Manning sets her mark

Kathy Manning just made her first address as the new chairwoman of the Jewish Federations of North America, telling around 3,000 people gathered for the closing plenary of the federation system’s annual General Assembly conference.

In noting that the federation system is the Jewish world’s largest franchise, she said that she knew that she would have challenges as the system’s top lay leader.

She had three goals when she took over: She wanted to get the right CEO in place, which she thinks happened when the search committee she chaired selected Jerry Silverman. She wanted to get the president to address the GA, which would have happened if Obama had not backed out last minutes to attend a memorial service for the 13 soldiers shot to death in Fort Hood, Texas. And she wanted to make sure that the system chose the right name, when it ditched the name “United Jewish Communities.”

She believes that the Jewish Federations of North America is the right name, as every one of the 157 federations out there can easily adopt it as part of their own names.

But she did poke fun at what most of us in the Jewish journalism world already have – that it is a bit unwieldy, especially in short form.

“Jewish Federations of North America is appropriate. It is descriptive and it just rolls off the tongue – Jifna, Jafona, J-fed, Jewfedna,” she joked. “OK so we have to work on the nickname a little.”

The federation system does have serious problems she said. It has to figure out how to reach young people where they are, and it has to become “the system we can depend on to kick into action when times are tough and we are living in very tough times,” she said. “The needs in our Jewish community are dire. People are struggling to put food on table, they are their jobs, they are losing health insurance and losing their homes.”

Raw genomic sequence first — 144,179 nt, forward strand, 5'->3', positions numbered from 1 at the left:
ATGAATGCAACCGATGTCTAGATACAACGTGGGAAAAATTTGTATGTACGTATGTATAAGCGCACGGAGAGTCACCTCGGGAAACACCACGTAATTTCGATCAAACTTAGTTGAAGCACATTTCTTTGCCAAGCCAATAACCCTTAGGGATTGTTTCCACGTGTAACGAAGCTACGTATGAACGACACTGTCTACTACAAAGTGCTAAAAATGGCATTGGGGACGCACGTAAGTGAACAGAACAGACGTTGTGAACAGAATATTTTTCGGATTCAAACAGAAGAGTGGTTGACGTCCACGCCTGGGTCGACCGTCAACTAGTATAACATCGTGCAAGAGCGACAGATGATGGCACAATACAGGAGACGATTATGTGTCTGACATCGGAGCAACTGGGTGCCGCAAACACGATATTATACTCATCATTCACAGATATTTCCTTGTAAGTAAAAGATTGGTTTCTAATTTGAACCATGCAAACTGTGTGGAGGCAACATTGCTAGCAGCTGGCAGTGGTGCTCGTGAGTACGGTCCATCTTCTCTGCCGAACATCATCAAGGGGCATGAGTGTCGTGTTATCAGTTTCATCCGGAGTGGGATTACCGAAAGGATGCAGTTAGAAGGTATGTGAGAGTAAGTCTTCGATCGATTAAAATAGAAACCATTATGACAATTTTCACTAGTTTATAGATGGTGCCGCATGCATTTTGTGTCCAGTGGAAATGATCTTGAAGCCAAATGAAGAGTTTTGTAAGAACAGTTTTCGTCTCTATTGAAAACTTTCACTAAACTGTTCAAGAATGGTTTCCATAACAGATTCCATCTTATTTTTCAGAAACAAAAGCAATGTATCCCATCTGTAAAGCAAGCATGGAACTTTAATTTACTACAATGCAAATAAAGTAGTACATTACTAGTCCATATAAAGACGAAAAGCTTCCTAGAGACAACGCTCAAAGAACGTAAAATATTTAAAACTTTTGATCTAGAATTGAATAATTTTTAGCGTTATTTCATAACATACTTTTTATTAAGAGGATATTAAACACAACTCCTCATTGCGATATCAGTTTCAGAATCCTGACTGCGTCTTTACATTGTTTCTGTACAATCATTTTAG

There are some positive signs, she said, as the Jewish Federation of New York, the country’s largest federation just raised $43 million at a major donor event that is the kickoff to this year’s annual campaign. And the federation in Chicago, the country’s second largest, asked its top donors to double their pledges and raised $32.3 million at its recent major donor event, including $9.6 million in new money. 

But, “we cannot rest on our past achievement,” she said. “There ere needs we are not meeting and people we are not reaching.”  More than 60,000 elderly people in the Former Soviet Union are not getting help from the system’s overseas partners not because they had to cut costs. And while 770,000 children in Israel live in poverty, now 25,000 of them can not attend after school programs because the system cannot afford it anymore.

“These are not ordinary times and the challenges that face us are enormous,” she said. But if the federations work together and learn how to leverage funders, build new affinity groups support education, develop “the best young professionals,” build federations for the next generation, “Imagine what we can accomplish, imagine where we can be as a system in 10 years, and imagine the good we can do for Jews here and around the globe.”

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